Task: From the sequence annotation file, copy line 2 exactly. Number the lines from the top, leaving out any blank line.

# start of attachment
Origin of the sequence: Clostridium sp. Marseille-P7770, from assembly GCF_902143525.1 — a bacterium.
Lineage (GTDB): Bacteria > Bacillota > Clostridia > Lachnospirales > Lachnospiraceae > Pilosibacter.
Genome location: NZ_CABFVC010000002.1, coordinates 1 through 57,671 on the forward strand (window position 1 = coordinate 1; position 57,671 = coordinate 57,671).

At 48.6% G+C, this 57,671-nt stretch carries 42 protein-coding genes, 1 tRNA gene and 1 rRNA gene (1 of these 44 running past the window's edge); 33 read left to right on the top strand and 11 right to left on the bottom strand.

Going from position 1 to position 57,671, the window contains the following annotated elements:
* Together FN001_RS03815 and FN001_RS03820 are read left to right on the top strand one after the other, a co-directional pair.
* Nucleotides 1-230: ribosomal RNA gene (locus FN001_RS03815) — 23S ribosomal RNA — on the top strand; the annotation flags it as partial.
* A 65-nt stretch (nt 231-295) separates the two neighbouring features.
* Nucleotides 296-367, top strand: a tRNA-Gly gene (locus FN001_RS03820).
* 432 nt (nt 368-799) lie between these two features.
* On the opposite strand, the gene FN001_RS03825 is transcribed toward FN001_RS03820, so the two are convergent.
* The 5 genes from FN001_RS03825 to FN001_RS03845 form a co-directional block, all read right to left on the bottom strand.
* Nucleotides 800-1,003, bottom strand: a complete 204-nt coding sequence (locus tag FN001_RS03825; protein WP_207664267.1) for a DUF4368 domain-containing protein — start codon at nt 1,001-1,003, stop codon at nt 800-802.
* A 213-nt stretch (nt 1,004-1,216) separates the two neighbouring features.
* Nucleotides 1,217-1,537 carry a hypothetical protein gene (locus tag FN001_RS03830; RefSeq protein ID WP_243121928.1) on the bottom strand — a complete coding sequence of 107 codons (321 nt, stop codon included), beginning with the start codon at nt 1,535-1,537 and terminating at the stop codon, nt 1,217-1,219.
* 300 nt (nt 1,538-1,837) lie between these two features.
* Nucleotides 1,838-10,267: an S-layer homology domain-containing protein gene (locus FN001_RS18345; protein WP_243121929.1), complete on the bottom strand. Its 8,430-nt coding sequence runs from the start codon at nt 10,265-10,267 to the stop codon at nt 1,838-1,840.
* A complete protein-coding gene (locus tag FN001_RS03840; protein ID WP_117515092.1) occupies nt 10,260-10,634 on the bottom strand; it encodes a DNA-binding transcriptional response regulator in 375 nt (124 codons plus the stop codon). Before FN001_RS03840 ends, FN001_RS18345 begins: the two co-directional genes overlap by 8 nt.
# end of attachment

Lineage (GTDB): Bacteria > Bacillota > Clostridia > Lachnospirales > Lachnospiraceae > Pilosibacter.